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Problem with CMD line syntax to begin imaging

Posted: Sat Feb 27, 2010 12:47 pm
by RonC
I am running FSArchiver from a System Rescue CD and am in Terminal mode, and entered at the prompt:

fsarchiver savefs /dev/sdc1/Leeenux-img.fsa /dev/sda1

where the first is is destination, an external USB hard drive (NTFS format), and the second is the source, the SSD (Ext4 format) in an L701 netbook. The CD was booted through an external USB optical drive.

Please help explain the error that results, and how to correct it:

[errno=20, Not a directory]" archwriter.c#114,archwriter_create(): cannot create archive /dev/sdc1/Leeenux-img.fsa

All drives and partitions are visible in GParted, and the menu selection Mount for each drive is grayed-out, so would this mean it's already mounted, or does it have to be mounted from the command line, and if so, suggestions please, as I see one way of mounting will cause a crash.

fsarchiver probe gives a nice display. I don't know if anything that displays there would explain the above -- but I can access this.

Re: Problem with CMD line syntax to begin imaging

Posted: Sat Feb 27, 2010 12:56 pm
by admin
The problem is that /dev/sdc1 is a block device. It has to be mounted first:

Code: Select all

mount /dev/sdc1 /mnt/backup
fsarchiver savefs /mnt/backup/Leeenux-img.fsa /dev/sda1
umount /mnt/backup

Re: Problem with CMD line syntax to begin imaging

Posted: Sat Feb 27, 2010 2:59 pm
by RonC
Great, I'm going to try it right away.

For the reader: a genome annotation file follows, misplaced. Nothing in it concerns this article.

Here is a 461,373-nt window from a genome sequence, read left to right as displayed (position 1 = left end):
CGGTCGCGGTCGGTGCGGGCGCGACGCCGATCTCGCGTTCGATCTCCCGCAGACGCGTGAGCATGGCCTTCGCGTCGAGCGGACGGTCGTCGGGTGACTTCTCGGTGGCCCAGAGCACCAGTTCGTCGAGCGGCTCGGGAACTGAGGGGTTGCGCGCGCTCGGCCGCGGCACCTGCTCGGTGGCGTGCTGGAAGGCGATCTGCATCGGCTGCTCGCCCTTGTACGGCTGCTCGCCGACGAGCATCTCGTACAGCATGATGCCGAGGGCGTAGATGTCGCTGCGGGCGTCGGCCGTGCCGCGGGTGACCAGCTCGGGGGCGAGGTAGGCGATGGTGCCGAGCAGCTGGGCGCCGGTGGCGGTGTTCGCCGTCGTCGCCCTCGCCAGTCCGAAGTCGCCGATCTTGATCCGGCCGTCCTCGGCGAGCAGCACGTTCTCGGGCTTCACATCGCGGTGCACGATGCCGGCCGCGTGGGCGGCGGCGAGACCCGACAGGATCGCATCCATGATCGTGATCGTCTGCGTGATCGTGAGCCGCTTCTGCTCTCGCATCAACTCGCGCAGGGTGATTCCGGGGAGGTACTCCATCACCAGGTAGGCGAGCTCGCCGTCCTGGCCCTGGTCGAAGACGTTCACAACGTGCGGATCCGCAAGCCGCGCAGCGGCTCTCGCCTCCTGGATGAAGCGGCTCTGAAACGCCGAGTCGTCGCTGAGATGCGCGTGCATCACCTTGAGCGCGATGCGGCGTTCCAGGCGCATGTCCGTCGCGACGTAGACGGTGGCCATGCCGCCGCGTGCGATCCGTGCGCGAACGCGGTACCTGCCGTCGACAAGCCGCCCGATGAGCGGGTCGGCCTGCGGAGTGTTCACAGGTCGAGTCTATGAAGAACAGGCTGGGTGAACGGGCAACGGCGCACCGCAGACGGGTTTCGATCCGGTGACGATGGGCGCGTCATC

admin wrote:umount /mnt/backup
And, just out of curiosity, since I'm running this from a "live" disk, what's the significance of the unmount? Would the source or target be damaged in any way, if one were just to exit terminal and reboot?

I'm really a Linux newbie, and I ask to help my understanding of what one has to be careful of, and what makes no difference, as I continue to work with the command line.

Re: Problem with CMD line syntax to begin imaging

Posted: Sat Feb 27, 2010 4:35 pm
by RonC
RonC wrote:Great, I'm going to try it right away.
Great, once again, as the system booted normally after the restore.

This is working much better than Clonezilla, that was really unusable because it wouldn't replace one critical component, GRUB. [edit: I now think it did replace it, but not with the original.] The backup and restore seemed to work properly, but each time the system was booted after that, it would hang at the GRUB prompt. Not a satisfactory outcome.

Seems a minority of users experience this and no one knows why, for sure. Some say that Clonezilla "replaces" an existing copy GRUB with one of its own. Other than that, no explanation.

So, I am very appreciative of your program, given the scarcity of utilities that work with Ext4. Even users of the latest Semantec/Norton Ghost are complaining of this deficiency.

Now I am looking at learning scripting, with the idea of placing a script on the USB drive, that would automate this, but that would have to be a new thread.